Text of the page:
As far as a specific moment, I would probably say the first round of the playoffs my rookie year. Even though we got swept, I had a couple good games where it’s a playoff game and every possession matters and I was out there scoring, getting stops, just making good plays. When I first got to the NBA, I knew I earned my way to get there, and I knew I belonged and I knew no matter what that I was going to make sure that I stayed in the league for a while, but that first round for me was big.
A lot of retired players have said that today’s incoming rookies enjoy the advantage of having developed relationships with NBA players before coming to the league through AAU, camps, etc. Was that the case for you?
Collins: I grew up playing with Gary Payton’s son. He was the point guard on my club team when I was 10 or 11 years old. I remember one game we came off the court frustrated. We lost, I played really bad, I was crying, and Gary Payton Sr. came up, put his arm around me and just kind of told me it was going to be OK. He gave me some advice, so I kind of had a relationship with their family.
Then, as far as getting validation from an NBA player, going into my senior year, I was playing with Team Fast out of Oregon in a tournament. I can’t remember where we were. I was playing against David West’s club team, and my dad was an assistant coach on my team. I played pretty well, and after the game David West told my dad that I was going to be a really good player, so just hearing him say that was big-time for me. That was cool to hear.
You have had some players leave this offseason, potentially opening the door for bigger minutes. Do you feel like you will have a bigger voice in the locker room this season, or do you still feel like you’re finding your way in the NBA?
Collins: Maybe a little bit of both. I think I’m going to have to be a little bit more vocal, a little more open to helping guys out this year, just because we have so many new guys. We’re trying to keep this thing going and trying to be better than we were last year, so I think everyone that has been here has to step up and make sure everybody is on the same page and everyone buys into the culture we have.
As far as getting more minutes, we’ll see. Obviously, we haven’t really established lineups yet, but there’s definitely a spot open for me and for other fours on this team — whoever earns it. I’m looking forward to that challenge. I definitely think I’m ready for it, and hopefully it goes my way with the minutes, but you never know.
Do you like playing the five or do you prefer the four?
Collins: I love playing the five, just because the five offensively with us is involved in just about every play. Sometimes the four is just out there spacing and kind of making plays off reads and doing stuff that isn’t drawn up in the playbook — getting guys open on backscreens or cutting to the basket randomly, just filling out the game — but the five kind of has a significant job in every single play.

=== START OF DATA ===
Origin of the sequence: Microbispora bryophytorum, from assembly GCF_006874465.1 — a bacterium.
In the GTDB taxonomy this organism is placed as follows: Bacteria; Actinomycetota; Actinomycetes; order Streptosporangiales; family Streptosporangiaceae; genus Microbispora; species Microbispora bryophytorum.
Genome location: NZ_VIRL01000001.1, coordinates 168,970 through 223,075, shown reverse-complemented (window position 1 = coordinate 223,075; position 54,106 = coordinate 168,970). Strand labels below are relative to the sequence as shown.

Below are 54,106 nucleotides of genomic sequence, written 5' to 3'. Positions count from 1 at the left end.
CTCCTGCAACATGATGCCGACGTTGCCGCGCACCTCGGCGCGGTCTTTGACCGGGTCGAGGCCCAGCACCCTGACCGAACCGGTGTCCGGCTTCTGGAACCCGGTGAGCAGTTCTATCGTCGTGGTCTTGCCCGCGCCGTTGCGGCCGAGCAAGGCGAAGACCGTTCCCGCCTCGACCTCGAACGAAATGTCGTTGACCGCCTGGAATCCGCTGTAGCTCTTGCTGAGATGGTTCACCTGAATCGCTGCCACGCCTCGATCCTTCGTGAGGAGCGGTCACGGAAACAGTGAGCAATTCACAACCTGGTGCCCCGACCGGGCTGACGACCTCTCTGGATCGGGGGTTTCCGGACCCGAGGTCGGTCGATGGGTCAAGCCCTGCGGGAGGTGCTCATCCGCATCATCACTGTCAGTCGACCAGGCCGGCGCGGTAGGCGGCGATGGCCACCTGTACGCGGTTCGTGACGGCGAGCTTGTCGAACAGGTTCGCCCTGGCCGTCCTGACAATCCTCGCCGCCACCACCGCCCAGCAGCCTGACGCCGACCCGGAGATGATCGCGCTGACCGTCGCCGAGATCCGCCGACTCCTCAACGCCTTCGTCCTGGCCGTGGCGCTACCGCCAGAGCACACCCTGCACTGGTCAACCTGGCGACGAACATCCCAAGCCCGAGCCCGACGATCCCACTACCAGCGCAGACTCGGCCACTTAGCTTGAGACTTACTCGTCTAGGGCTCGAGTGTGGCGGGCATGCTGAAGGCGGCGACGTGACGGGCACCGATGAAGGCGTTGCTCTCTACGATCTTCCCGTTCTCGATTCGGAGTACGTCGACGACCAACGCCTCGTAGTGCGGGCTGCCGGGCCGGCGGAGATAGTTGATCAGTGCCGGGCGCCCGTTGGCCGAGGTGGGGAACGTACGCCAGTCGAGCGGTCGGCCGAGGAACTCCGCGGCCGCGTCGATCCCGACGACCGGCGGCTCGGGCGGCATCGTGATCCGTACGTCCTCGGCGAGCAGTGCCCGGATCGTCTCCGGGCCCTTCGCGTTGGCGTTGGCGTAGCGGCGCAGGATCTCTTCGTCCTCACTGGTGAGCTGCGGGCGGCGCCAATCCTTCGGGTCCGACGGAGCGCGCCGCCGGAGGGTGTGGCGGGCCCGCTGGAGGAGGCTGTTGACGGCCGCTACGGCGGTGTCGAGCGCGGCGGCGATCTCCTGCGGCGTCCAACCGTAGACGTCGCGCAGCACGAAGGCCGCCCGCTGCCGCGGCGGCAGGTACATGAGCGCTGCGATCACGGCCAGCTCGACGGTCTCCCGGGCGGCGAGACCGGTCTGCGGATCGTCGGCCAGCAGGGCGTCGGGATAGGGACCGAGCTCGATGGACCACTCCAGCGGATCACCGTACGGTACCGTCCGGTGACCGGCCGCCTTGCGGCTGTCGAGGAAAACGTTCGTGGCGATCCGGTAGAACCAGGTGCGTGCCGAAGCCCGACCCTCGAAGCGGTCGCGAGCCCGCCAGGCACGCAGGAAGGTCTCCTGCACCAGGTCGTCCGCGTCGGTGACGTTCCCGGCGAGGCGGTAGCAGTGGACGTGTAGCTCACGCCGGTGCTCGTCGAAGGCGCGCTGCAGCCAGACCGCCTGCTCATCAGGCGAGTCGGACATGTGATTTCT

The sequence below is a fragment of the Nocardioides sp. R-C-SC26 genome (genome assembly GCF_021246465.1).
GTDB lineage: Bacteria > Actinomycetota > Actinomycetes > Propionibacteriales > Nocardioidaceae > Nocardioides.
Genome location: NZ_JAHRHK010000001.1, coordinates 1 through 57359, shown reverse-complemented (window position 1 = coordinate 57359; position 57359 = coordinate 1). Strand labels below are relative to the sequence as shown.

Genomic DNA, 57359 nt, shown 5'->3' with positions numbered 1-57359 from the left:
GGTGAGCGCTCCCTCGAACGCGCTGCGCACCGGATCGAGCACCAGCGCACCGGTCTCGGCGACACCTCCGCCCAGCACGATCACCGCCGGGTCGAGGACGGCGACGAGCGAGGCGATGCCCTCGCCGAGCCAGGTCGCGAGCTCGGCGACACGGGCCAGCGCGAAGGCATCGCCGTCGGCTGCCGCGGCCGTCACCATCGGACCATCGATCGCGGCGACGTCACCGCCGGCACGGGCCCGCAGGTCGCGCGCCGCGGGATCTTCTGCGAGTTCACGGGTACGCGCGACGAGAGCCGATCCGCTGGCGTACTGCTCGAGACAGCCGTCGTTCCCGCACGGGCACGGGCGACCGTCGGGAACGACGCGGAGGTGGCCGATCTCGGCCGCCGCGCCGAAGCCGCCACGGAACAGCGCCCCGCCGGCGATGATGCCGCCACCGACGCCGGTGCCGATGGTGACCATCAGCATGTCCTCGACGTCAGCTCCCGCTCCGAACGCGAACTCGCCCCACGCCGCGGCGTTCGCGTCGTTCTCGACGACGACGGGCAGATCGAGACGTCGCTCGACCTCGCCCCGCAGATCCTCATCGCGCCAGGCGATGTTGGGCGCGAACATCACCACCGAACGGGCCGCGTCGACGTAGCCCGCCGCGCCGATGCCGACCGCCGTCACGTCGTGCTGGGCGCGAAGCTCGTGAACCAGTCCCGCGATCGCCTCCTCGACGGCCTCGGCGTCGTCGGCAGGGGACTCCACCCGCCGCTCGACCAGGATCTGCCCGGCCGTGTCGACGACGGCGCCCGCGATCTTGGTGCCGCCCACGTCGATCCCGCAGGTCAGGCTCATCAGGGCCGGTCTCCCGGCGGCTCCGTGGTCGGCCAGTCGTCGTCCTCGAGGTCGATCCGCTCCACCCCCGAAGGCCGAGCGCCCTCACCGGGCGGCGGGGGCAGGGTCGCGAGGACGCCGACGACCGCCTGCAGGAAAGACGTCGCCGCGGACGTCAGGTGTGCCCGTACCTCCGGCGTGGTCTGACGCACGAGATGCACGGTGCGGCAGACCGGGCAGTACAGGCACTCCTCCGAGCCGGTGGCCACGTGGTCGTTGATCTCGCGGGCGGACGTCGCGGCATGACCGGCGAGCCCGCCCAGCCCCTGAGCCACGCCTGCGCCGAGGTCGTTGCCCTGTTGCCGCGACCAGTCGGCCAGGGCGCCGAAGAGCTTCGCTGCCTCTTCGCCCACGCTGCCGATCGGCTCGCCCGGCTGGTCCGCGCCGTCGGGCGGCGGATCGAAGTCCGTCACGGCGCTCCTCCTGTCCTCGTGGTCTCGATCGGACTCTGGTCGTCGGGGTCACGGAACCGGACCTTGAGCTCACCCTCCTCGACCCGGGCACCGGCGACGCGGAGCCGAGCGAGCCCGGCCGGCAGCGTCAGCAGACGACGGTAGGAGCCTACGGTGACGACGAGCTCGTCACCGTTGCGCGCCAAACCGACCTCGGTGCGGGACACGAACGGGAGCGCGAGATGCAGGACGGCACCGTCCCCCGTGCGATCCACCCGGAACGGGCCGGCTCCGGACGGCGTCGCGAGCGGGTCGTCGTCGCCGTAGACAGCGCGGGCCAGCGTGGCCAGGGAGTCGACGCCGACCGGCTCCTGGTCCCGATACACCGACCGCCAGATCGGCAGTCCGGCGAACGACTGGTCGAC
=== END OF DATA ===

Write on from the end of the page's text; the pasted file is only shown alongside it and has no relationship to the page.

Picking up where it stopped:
Defensively as well, the other teams are going to have their fives involved in a lot of picks. Just being in more plays and being able to impact the game more often at the five is what’s happening with us, so I would love to play the five, but obviously that’s filled up with Hassan [Whiteside] and when [Jusuf] Nurkic comes back.
I think I can do both throughout a game. I think playing the four is probably where I’m going to find the most minutes this year, but if we were to switch up the lineups a little bit, I don’t think it would be a problem with me at the five, because I’m definitely open to it and would love to do it.
Is the vibe around the team different this year after last year’s playoff run?
Collins: I think we’re definitely more confident. The biggest thing is I think we just have a really good team, so we have to make sure everybody buys in, and then make sure we do even better than last year.
The expectations are obviously there, but more than anything we’re just excited, because these last three weeks we’ve all kind of seen the talent that we brought in. We lost some really good players, but there’s no question we brought in very, very good players who can make an impact right away. Besides their skill, everyone has seemed to buy in these last few weeks, and they all seem excited, because we’ve got a few guys who weren’t on playoff teams, so for them to come to us now they’re all just super excited. They’re being sponges, ready to learn our system.
How cool is it going to be to learn from Pau Gasol? He is kind of the ideal model for you.
Collins: It’s unbelievable. I met him the other day. Obviously, I was starstruck. He’s a Hall of Famer and someone I watched a lot growing up. The bigs worked out with him the other day, and he’s just so good. He’s obviously on the back end of his career now, just being a vet, maybe not playing as much and being as dominant, but he’s still got it. In the post, he’s super skilled. His jump shot still looks great, all his moves look crisp, and it’s just cool that he’s here. All the bigs are going to learn a lot from him, for sure. If I could grow into someone like him, that’d be sick.
You suffered an ankle injury this summer. How’s that doing?
Collins: Good. Rehab has been going well. I’ll be ready to go for training camp and the season, so I plan on being fully healthy. For the most part, I’m practicing in full. We’re keeping an eye on it. It’s only September, so we don’t want to go crazy on it, but it’s definitely been moving in the right direction.
Has Damian Lillard invited you to sing a chorus on his next album?
Collins: He hasn’t, unfortunately. He keeps his album stuff pretty close to his chest, and I haven’t gotten an invite yet, but it’s whatever, man. I’m still waiting. Hopefully it’ll happen one day, but if it doesn’t, my singing career will take off on its own.
He and C.J. McCollum set a tone this summer that Portland is the place they want to continue to build. You are extension eligible next summer. How much have you thought about your NBA future and how Portland fits into it?
Collins: I would love to finish my career here. I love everything about Portland.